Refoulement Beyond Pushbacks
On the Admission of Prospective Asylum-Seekers from Afghanistan
Since the Taliban took control of Kabul, the news has abounded in heart-breaking images of people trying to flee Afghanistan. Following some sympathetic responses, however, the discourse has shifted to the upcoming ‘immigration wave’ and to the efficiency of the EU border management in coping with said wave.
‘We must anticipate and protect ourselves against major irregular migratory flows’, said Macron, while Merkel noted that ‘[w]e cannot solve all of these problems by taking everyone in’. On a more direct note, Mitarakis shamelessly warned that Greece ‘will not become the entrance gate for irregular Afghan refugees to Europe’ and proudly underlined that ‘[o]ur country is impenetrable’. Meanwhile, Mitsotakis and Erdoğan agreed that their countries cannot afford to carry any additional refugee weight, while both countries have taken steps to make more difficult the entry of prospective asylum-seekers into their territory.
Such declarations raise fears of upcoming breaches of the states’ obligation to allow prospective asylum-seekers to enter their territory. Against this background, a clarification of the scope of this obligation seems necessary. This post will first indicate the link of this positive obligation with non-refoulement and subsequently explore its lawful limitations.
Non-Refoulement and the Obligation to Admit
Although the obligation to admit prospective asylum-seekers has been traditionally viewed as contradictory to the states’ sovereign right to admit into their territory only such persons as they deem advisable (Boed, p. 5), the relationship of this obligation with non-refoulement was eventually acknowledged in both theory and jurisprudence. Precisely, non-refoulement provisions have been interpreted as requiring states to allow asylum-seekers to enter their territory with the aim of facilitating the submission and assessment of their asylum applications (Salerno, p. 502). In other words, the obligation to admit has been viewed as stemming from non-refoulement provisions.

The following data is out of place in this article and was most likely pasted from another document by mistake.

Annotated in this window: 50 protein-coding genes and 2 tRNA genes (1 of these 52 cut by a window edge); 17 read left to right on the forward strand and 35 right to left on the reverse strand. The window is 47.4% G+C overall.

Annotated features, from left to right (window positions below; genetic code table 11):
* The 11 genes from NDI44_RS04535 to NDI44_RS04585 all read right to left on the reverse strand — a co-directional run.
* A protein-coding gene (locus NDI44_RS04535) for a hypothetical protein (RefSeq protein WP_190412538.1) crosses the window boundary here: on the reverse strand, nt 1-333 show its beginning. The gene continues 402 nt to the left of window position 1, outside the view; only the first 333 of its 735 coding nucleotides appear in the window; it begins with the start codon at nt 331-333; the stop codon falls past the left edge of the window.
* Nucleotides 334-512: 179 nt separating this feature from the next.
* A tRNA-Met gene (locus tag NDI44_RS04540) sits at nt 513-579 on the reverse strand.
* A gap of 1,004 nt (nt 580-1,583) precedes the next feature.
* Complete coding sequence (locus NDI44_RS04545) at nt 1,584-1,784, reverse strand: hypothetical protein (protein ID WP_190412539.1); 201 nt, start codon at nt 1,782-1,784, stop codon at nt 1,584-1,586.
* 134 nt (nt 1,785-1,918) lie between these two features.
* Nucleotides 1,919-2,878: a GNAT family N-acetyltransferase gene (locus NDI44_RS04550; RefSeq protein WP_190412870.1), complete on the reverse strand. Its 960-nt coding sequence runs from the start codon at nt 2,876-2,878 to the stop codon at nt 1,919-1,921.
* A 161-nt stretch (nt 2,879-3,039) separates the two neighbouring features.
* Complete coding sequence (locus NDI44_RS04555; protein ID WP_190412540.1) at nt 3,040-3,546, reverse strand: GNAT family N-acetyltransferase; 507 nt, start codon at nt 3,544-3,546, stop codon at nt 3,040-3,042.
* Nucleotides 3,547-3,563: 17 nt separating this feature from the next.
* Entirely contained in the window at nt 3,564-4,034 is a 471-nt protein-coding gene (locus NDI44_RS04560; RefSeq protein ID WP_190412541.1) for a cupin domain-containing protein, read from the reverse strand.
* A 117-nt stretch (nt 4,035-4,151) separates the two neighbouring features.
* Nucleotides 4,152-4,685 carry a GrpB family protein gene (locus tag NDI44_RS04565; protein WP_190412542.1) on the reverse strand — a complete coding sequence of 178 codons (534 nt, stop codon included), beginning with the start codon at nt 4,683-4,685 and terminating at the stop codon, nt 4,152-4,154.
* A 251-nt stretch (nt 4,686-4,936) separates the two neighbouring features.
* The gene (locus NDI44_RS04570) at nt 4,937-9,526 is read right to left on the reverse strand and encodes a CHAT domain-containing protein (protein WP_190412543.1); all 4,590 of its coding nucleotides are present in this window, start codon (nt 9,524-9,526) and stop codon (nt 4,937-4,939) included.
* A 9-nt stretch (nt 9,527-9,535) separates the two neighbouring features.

Indeed, emphasis on the broad wording of article 33(1) of the Refugee Convention led Kälin, Caroni and Heim to acknowledge that non-admission at the border falls within the scope of acts prohibited by the said provision (p. 1363). Similarly, the Inter-American Commission of Human Rights stressed that ‘[t]he prohibition of refoulement means that any person recognised as a refugee or requesting recognition as such […] cannot be refused entry at the border or expelled without adequate and individualised analysis of their petitions’ (para. 25). Accordingly, the Committee on the Rights of the Child explicitly connected access to territory with protection against refoulement (para. 14.4), while the European Court of Human Rights (‘ECtHR’) has also upheld that the prohibition of refoulement enshrined in ECHR article 3 entails an obligation of admission (M.K. and others v Poland, para. 179).
The Limitations Argued
Although, in line with the above, the obligation to admit prospective asylum-seekers is well-established through non-refoulement provisions. Regarding its scope, however, states have argued for numerous whimsical limitations.
Indicatively, Mitarakis recently argued that, as Greece is not a neighbouring state to Afghanistan, it is not obliged to admit prospective asylum-seekers therefrom. This argument supposedly stems from the textual interpretation of the Refugee Convention, which, prohibiting states from returning refugees/asylum-seekers to the frontiers of territories, where their life or freedom would be threatened, presupposes that refugees/asylum-seekers seek refuge in countries located at the frontiers of their home-states. However, as Kälin, Caroni and Heim highlight, both the land or territorial waters’ border or airport transit zone of the neighbouring state and of literally any other state qualify as frontiers of the country of refuge, where the prospective asylum-seeker shall be allowed entry (p. 1367). After all, even if such a restriction were indeed imposed by the Refugee Convention, states would be still required to admit prospective asylum-seekers under human rights provisions entailing protection against refoulements, which – just like the Refugee Convention – do not set a territorial-proximity requirement for asylum-seekers’ entry into the state-parties’ territory, if denial thereof would entail a risk of torture, inhuman or degrading treatment (M.K. and others v Poland, para. 179).
Another argument that has recently been raised by Greece and Turkey is that, as these states have already admitted many asylum-seekers over the last years, they cannot be expected to admit more. However justifiable such an argument may seem in view of several EU states’ inadequate action, legally, it is equally futile. In fact, as the ECtHR has stressed: